Some of the internet's most popular, well-defended services — including Twitter — were knocked offline yesterday by a massive denial-of-service attack that security experts are blaming on botnets made from thousands of hacked embedded systems in Internet of Things devices like home security cameras and video recorders.
The attack follows a disturbing pattern: in late September, internet security journalist Brian Krebs faced one of the worst denial of service attacks in history, apparently launched in retaliation for his coverage of a couple of petty crooks from Israel who ran a DoS-for-hire service. The attack originated from IoT devices that had been infected by the Mirai botnet, whose sourcecode was dumped shortly thereafter, revealing it to be a "clumsy, amateurish" piece of code that only succeeded because IoT devices have security that's so bad that it can only be called negligent.
Within a week of the Mirai sourcecode dump, rival Mirai-based botnets were racing to take over as much of the IoT's millions of embedded systems as they could find, eventually reaching devices in every country in the world with reliable electricity and internet service.
The Krebs attack hit 620 Gbps, the kind of traffic floods normally associated with state actors. They came days after security expert Bruce Schneier revealed that he'd been confidentially apprised of attacks seemingly designed to calibrate a weapon that could shut down the entire internet, presumed to originate in China.
Level 3 CSO Dale Drew says that the attack only used "about 10 percent" of the half-million Mirai nodes available (a number that continues to grow). These devices are not designed to be easily updated in the field, meaning that even if security in future versions of IoT products is improved, the existing dumpster fire of the installed base of Internet of Shit devices will continue to rage, finding and infecting every last Mirai-vulnerable device and recruiting it into a virtually unkillable source of attacks on critical infrastructure.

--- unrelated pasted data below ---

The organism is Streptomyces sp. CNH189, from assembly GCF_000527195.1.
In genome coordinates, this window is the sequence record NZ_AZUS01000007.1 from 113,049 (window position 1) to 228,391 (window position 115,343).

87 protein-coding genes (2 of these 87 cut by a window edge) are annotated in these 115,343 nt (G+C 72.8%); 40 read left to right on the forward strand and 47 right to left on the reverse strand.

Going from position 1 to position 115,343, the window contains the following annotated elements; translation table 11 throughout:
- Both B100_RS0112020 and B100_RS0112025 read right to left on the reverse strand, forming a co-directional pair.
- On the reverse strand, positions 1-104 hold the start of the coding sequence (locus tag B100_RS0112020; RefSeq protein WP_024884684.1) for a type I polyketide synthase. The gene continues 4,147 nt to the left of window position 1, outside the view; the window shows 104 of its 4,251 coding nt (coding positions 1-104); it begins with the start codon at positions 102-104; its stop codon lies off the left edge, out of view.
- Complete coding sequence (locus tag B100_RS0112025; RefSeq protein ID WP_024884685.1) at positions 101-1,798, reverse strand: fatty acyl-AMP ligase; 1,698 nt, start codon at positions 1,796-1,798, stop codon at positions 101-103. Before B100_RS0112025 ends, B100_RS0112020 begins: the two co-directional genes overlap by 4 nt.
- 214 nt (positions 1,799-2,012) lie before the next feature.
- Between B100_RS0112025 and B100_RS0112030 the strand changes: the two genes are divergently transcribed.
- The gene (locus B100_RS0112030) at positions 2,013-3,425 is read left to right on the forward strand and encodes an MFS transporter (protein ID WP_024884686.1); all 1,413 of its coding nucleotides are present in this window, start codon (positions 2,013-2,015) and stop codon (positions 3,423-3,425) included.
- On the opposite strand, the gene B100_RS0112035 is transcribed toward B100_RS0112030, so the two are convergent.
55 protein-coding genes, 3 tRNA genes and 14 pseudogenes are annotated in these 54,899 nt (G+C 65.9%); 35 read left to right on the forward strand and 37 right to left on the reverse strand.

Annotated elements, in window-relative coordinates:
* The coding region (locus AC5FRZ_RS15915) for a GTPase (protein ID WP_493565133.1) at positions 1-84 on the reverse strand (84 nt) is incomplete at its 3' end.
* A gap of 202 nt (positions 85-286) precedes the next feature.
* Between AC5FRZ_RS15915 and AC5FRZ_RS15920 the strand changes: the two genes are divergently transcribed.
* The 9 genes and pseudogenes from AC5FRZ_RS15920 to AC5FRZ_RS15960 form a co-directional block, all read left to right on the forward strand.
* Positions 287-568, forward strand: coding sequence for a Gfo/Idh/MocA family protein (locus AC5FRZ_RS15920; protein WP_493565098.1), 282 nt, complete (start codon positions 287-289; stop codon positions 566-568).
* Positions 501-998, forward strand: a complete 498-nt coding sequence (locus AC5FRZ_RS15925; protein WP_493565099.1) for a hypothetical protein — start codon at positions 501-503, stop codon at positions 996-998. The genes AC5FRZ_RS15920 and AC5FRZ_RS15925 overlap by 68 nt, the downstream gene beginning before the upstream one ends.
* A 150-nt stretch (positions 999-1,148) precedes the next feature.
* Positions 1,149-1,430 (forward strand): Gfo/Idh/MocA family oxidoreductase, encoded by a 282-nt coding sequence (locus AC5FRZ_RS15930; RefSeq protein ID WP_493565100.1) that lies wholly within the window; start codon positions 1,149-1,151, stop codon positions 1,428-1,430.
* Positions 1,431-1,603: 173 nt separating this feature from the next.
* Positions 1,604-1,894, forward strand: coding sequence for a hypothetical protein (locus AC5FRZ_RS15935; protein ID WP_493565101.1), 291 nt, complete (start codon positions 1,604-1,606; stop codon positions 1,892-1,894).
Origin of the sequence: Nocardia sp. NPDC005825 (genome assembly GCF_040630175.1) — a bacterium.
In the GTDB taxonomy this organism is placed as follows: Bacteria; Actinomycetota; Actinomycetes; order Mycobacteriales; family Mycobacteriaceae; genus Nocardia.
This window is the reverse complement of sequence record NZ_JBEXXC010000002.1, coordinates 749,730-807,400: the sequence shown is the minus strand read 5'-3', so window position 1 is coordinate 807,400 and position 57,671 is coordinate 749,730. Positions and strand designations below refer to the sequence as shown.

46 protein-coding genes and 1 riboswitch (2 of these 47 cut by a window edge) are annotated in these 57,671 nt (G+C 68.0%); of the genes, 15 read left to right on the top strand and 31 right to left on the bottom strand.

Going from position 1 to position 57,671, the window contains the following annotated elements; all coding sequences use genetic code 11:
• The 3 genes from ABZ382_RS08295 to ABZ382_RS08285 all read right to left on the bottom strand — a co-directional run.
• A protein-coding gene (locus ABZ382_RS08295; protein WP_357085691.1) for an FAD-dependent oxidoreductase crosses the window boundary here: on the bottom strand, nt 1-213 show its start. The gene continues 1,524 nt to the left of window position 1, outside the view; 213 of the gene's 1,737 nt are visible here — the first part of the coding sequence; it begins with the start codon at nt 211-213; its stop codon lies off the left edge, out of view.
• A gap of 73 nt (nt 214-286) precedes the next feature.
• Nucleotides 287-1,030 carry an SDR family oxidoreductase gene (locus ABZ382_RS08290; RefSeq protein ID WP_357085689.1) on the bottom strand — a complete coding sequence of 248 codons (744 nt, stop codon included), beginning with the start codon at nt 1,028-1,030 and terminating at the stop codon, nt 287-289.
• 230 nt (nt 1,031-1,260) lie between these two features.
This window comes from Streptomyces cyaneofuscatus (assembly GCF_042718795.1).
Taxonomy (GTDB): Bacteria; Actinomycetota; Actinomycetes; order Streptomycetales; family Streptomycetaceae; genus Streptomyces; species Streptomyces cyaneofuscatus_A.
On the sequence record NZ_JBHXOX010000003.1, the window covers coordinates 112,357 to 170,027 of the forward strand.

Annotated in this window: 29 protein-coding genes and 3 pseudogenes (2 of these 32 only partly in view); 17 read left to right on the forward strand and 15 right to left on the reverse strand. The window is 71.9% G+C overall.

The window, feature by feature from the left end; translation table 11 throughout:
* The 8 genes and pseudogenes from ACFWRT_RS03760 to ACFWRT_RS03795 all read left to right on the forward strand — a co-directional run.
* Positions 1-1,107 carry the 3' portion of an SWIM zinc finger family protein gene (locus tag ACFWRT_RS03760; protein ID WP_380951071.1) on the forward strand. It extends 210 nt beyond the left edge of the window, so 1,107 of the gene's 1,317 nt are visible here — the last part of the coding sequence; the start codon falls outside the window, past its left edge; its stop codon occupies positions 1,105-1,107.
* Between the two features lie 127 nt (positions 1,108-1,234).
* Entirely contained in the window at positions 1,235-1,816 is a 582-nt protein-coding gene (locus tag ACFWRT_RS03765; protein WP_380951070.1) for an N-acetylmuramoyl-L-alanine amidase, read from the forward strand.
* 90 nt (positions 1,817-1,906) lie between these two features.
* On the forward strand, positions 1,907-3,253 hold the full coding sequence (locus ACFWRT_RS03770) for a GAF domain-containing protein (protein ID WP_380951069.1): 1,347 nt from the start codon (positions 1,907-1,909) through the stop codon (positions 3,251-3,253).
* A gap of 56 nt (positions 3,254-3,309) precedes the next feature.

The Wikileaks Twitter account sent out a message blaming its supporters for the attack, implying that it was in retaliation for the Ecuadoran embassy's shutdown of Julian Assange's internet link, a measure Wikileaks blames on pressure from the US government after the dump of transcripts of Hillary Clinton's speeches to the finance industry, though Ecuador says it took the measure of its own accord.
[Brian Krebs/Krebs on Security]
WikiLeaks Supporters Likely Behind Massive Internet DDoS Attacks, Assange Possibly In Danger [Marco Chiappetta/Hot Hardware]
Blame the Internet of Things for Destroying the Internet Today
(Image: Level 3)